Saturday, April 7, 2012


A federal judge denies Bing Crosby Productions' attempts to halt an arbitration initiated by the WGA to allow the show's original writers to exploit theatrical motion picture rights to the popular 1960s show.

The Writers Guild of America is headed to arbitration to establish that the original writers of the 1960s TV show Hogan's Heroes are entitled to lucrative "separated rights" in the story of a German prisoner-of-war camp during World War II. The WGA is making the move over the strenuous objection of Bing Cosby Productions, the producer of the original series. If successful, the writers will have the ability to license a film remake of the classic show.

Hogan's Heroes premiered in 1965, created by Bernard Fein and Albert Ruddy. The CBS sitcom lasted for 168 episodes through six seasons and still plays in syndication on MeTV.

In 1963, Fein and Ruddy assigned rights to their creation (then titled "Heroes") to Bing Crosby Productions and in the following year, entered into an employment agreement with BCP whereby they got $4,500, a bonus payment of $500 for the broadcast of the pilot, and 10 percent of the the show's net profits.

It wasn't a huge sum, but nearly 50 years later, Fein's widow and Ruddy could be taking home more if an arbitrator is convinced that the writers held onto separated rights, which under the terms of the intricate guild agreement, means that credited TV writers reserve many literary rights even when the producers hold the copyright. "Separated rights" are what allow writers of TV shows to profit when movie studios develop movies based on the material, as happened recently with 21 Jump Street, last weekend's No. 1 movie at the box office.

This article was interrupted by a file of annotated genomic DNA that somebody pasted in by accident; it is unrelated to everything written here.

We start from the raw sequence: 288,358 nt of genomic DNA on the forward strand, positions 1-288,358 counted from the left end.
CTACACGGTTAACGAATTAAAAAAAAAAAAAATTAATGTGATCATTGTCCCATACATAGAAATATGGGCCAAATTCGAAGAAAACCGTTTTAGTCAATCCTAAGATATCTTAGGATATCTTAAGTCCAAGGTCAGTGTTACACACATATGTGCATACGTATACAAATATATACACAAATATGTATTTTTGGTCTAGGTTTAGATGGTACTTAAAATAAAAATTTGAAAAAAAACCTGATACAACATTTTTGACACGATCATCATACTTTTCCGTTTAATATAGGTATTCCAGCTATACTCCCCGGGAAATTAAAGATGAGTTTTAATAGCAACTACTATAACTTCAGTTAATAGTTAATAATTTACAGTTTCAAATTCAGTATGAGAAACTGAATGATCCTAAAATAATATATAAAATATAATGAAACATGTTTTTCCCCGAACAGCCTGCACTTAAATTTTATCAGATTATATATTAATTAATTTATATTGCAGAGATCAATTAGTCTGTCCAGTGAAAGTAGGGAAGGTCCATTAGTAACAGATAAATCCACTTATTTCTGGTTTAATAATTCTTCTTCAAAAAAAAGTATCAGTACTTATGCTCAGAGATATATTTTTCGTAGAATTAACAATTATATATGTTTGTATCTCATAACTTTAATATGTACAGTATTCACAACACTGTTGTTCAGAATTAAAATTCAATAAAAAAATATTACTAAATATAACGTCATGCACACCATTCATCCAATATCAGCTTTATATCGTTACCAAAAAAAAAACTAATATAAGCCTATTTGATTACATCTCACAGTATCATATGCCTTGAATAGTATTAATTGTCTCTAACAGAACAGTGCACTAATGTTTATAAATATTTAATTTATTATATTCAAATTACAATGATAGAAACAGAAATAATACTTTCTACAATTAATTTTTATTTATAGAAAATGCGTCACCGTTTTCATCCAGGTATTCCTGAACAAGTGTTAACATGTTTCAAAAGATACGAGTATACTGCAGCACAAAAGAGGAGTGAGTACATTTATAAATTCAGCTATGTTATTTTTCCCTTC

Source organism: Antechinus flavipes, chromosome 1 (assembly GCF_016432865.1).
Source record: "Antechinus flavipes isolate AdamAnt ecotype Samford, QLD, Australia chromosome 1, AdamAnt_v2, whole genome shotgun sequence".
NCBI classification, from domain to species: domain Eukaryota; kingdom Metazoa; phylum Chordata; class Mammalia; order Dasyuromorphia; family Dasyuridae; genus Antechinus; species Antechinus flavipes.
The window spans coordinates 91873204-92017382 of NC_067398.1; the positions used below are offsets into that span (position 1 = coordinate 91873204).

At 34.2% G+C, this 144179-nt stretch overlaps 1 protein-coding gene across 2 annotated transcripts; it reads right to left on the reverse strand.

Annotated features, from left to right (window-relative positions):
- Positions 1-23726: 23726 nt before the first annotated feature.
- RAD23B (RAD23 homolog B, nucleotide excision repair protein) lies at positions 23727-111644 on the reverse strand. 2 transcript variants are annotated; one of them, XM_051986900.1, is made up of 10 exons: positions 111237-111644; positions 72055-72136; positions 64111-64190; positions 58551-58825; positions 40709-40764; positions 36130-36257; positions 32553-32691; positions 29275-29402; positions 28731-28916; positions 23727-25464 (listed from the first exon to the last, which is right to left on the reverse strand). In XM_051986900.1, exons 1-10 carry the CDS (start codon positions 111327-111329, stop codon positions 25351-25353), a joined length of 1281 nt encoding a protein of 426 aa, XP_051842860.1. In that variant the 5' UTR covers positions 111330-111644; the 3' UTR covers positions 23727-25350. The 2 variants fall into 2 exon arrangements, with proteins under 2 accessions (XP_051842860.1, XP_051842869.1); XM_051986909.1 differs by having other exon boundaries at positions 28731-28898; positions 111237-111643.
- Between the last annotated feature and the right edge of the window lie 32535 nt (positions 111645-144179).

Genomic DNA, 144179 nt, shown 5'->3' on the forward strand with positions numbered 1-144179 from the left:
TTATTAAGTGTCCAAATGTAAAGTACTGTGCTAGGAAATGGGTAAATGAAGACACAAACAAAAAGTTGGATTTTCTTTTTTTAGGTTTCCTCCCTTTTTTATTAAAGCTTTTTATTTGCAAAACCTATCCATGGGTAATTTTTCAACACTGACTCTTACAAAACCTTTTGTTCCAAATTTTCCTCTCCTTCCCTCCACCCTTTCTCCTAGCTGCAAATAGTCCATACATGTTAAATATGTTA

The WGA submitted its arbitration claims last October, which caused BCP, Rysher Entertainment, and Qualia Capital to file a lawsuit in California federal court seeking a declaration that this dispute couldn't be arbitrated.

BCP raised a host of arguments, including that the assignment agreement between BCP and the writers didn't include an arbitration clause, that the agreement gave BCP the right to make a motion picture based on the series, that the CBA between WGA and producers at the time didn't apply to assignment agreements, and that the CBA excluded individual disputes between writers and producers.

On Monday, California federal judge Stephen Wilson rejected that assessment, saying that "this dispute falls squarely within the [CBA's] arbitration clause."

The judge added that because the writers appeared to legally be employees of BCP, which was a signatory to the WGA agreement, "it will be up to the arbitrator to decide whether WGA's claim on behalf of Writers is meritorious."

The timetable for the arbitration is not known, and it's possible that the claims could settle.

The nature of separated rights has been of some controversy between writers and producers over the years. For example, last August, the WGA attempted to stop a musical version of the 2000 Universal film, Bring It On, arguing that the stage version violated the film scriptwriter's reserved separated rights. (The case settled on a confidential basis.)

Arbitration decisions are not technically binding as precedent, althought they are usually cited as such. But the ruling by Judge Wilson could be impactful, leading other writers of old TV shows to make their own attempts to pull rights from under the noses of TV producers.

When Hogan's Heroes first premiered, it was seen by many people as a remake of a stage play entitled Stalag 17, which was adapted into a 1953 Billy Wilder-directed film. CBS, which broadcast Hogan's Heroes, was sued by Stalag 17 writers Donald Bevan and Edmund Trzcinski for copyright infringement, but the judge dismissed the case, finding "striking difference in the dramatic mood of the two works": The play was grim and somber; the TV show was slapstick.

It was a big victory for the TV show's makers at the time, but ironically, had the plaintiffs been successful in the case, Fein and Ruddy would own no separated rights, as the WGA notes on its website that only original works, not based on existing material, are eligible. Of course, losing the copyright would have also made everything moot.

Bing Crosby sold his production company in 1967 and the Crosby family and estate does not own it at this time...


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